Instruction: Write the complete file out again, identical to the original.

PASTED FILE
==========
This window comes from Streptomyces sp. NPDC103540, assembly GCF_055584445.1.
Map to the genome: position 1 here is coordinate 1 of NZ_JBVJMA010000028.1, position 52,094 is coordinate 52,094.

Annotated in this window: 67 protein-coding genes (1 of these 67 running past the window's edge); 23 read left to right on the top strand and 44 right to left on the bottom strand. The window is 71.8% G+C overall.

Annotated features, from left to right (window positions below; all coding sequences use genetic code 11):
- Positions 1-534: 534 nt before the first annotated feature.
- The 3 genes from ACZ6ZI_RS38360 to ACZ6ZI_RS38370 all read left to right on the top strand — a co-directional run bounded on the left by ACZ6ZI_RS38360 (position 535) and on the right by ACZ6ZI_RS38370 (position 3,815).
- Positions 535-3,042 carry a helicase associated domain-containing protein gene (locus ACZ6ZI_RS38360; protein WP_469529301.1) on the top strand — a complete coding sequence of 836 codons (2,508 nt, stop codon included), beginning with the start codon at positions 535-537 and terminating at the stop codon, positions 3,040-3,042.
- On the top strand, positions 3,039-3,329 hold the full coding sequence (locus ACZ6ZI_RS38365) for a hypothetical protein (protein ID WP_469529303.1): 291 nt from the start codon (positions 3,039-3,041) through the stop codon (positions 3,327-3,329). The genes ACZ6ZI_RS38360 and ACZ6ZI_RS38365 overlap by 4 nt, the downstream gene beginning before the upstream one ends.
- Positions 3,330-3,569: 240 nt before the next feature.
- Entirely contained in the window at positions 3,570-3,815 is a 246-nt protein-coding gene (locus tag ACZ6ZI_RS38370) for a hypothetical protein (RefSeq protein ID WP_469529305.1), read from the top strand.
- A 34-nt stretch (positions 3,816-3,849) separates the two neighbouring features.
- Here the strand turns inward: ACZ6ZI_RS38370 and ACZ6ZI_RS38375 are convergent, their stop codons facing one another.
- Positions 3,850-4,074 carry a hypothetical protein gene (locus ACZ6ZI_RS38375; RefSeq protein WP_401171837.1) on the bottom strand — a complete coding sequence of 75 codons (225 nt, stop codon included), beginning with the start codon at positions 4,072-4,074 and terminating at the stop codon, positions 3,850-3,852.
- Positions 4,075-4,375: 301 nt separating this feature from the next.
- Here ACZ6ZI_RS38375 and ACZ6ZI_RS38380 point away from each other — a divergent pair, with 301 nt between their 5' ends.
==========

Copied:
This window comes from Streptomyces sp. NPDC103540, assembly GCF_055584445.1.
Map to the genome: position 1 here is coordinate 1 of NZ_JBVJMA010000028.1, position 52,094 is coordinate 52,094.

Annotated in this window: 67 protein-coding genes (1 of these 67 running past the window's edge); 23 read left to right on the top strand and 44 right to left on the bottom strand. The window is 71.8% G+C overall.

Annotated features, from left to right (window positions below; all coding sequences use genetic code 11):
- Positions 1-534: 534 nt before the first annotated feature.
- The 3 genes from ACZ6ZI_RS38360 to ACZ6ZI_RS38370 all read left to right on the top strand — a co-directional run bounded on the left by ACZ6ZI_RS38360 (position 535) and on the right by ACZ6ZI_RS38370 (position 3,815).
- Positions 535-3,042 carry a helicase associated domain-containing protein gene (locus ACZ6ZI_RS38360; protein WP_469529301.1) on the top strand — a complete coding sequence of 836 codons (2,508 nt, stop codon included), beginning with the start codon at positions 535-537 and terminating at the stop codon, positions 3,040-3,042.
- On the top strand, positions 3,039-3,329 hold the full coding sequence (locus ACZ6ZI_RS38365) for a hypothetical protein (protein ID WP_469529303.1): 291 nt from the start codon (positions 3,039-3,041) through the stop codon (positions 3,327-3,329). The genes ACZ6ZI_RS38360 and ACZ6ZI_RS38365 overlap by 4 nt, the downstream gene beginning before the upstream one ends.
- Positions 3,330-3,569: 240 nt before the next feature.
- Entirely contained in the window at positions 3,570-3,815 is a 246-nt protein-coding gene (locus tag ACZ6ZI_RS38370) for a hypothetical protein (RefSeq protein ID WP_469529305.1), read from the top strand.
- A 34-nt stretch (positions 3,816-3,849) separates the two neighbouring features.
- Here the strand turns inward: ACZ6ZI_RS38370 and ACZ6ZI_RS38375 are convergent, their stop codons facing one another.
- Positions 3,850-4,074 carry a hypothetical protein gene (locus ACZ6ZI_RS38375; RefSeq protein WP_401171837.1) on the bottom strand — a complete coding sequence of 75 codons (225 nt, stop codon included), beginning with the start codon at positions 4,072-4,074 and terminating at the stop codon, positions 3,850-3,852.
- Positions 4,075-4,375: 301 nt separating this feature from the next.
- Here ACZ6ZI_RS38375 and ACZ6ZI_RS38380 point away from each other — a divergent pair, with 301 nt between their 5' ends.